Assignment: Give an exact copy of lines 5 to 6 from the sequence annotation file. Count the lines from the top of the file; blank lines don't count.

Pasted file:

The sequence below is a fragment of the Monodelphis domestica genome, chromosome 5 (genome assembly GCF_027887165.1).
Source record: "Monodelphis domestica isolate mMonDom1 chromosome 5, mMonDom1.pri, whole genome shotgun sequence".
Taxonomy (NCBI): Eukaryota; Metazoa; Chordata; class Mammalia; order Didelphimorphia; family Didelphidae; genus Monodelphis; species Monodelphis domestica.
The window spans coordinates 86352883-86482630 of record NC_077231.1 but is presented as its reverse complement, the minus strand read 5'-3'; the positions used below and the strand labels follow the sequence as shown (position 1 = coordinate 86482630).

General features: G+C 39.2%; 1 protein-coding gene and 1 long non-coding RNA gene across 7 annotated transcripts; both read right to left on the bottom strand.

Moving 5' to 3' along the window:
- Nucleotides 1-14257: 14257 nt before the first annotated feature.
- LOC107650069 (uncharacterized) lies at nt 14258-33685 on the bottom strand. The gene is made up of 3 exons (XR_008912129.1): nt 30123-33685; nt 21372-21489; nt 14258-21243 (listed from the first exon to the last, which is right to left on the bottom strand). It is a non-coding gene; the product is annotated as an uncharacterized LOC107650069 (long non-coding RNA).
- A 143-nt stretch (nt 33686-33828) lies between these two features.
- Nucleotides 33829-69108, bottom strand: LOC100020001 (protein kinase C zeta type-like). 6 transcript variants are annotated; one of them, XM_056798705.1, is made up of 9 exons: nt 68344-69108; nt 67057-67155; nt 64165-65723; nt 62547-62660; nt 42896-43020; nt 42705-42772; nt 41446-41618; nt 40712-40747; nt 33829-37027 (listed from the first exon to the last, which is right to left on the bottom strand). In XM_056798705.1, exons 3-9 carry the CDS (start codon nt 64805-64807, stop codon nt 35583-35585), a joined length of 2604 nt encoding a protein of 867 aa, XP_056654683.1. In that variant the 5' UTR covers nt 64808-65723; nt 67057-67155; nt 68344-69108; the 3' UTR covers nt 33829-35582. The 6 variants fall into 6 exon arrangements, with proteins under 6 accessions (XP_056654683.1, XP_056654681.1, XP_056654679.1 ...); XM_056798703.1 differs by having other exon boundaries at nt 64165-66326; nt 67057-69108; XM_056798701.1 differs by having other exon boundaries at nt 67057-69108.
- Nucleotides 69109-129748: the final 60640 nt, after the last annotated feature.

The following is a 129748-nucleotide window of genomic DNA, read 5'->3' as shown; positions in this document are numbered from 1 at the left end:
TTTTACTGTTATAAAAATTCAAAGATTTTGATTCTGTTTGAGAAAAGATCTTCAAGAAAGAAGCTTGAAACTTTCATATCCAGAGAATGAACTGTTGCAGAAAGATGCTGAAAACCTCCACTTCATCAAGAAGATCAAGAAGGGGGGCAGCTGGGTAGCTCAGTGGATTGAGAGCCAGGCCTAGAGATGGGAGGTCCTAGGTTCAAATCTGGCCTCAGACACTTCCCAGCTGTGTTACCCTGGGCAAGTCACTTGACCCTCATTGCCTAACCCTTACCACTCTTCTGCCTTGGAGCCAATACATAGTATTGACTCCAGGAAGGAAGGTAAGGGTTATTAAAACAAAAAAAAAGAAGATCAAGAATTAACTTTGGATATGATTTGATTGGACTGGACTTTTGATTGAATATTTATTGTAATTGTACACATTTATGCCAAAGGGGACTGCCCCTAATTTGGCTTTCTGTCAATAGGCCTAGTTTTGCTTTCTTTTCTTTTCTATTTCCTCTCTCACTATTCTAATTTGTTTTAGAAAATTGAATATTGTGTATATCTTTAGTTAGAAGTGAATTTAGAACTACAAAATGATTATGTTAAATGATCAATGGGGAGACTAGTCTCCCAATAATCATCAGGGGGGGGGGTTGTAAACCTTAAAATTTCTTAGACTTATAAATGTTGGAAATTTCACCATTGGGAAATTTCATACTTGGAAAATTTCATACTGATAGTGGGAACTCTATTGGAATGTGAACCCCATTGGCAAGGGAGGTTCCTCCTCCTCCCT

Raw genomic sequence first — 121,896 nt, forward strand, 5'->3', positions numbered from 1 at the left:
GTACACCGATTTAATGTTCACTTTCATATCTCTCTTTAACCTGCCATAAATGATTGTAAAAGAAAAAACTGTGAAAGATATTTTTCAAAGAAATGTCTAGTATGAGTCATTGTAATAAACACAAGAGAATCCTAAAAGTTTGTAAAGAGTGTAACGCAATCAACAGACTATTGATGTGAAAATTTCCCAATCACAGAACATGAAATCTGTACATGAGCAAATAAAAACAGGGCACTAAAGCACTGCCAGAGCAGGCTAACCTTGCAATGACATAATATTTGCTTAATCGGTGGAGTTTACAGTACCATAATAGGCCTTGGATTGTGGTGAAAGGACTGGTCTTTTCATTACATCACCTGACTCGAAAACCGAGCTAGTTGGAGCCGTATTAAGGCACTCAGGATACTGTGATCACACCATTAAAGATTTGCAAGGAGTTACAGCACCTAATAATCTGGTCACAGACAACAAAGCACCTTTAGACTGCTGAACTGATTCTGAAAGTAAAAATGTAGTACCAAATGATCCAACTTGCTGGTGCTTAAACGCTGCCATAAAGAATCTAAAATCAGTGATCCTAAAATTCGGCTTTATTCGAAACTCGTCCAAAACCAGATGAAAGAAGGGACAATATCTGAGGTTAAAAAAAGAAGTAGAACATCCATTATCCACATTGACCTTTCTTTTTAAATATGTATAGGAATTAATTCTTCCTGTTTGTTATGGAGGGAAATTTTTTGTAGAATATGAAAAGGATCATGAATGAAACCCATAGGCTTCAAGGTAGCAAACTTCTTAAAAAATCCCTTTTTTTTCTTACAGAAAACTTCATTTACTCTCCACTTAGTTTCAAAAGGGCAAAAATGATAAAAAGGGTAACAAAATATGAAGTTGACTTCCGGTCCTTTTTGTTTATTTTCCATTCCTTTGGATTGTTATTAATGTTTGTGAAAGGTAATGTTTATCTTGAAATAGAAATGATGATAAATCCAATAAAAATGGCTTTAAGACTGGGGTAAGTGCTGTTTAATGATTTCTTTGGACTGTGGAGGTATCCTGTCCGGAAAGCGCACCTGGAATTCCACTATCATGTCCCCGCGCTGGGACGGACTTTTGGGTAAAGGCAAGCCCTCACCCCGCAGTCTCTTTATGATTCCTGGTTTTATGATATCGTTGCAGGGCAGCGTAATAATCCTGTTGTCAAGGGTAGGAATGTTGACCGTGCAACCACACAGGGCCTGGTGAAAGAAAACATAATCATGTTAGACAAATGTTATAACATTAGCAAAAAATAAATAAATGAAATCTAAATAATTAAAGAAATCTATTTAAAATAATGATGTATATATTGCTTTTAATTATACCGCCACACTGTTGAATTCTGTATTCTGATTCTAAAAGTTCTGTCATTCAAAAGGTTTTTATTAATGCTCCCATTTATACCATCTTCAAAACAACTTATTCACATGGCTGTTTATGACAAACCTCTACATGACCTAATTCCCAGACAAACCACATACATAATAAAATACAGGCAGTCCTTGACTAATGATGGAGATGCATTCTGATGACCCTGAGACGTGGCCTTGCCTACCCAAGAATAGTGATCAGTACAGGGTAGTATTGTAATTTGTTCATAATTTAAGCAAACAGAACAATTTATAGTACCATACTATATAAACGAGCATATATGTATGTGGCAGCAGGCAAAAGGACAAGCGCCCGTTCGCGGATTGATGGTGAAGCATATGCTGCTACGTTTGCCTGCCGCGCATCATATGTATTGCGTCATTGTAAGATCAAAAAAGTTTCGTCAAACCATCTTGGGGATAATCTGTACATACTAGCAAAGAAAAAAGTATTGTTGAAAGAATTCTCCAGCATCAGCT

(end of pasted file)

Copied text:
General features: G+C 39.2%; 1 protein-coding gene and 1 long non-coding RNA gene across 7 annotated transcripts; both read right to left on the bottom strand.

Moving 5' to 3' along the window: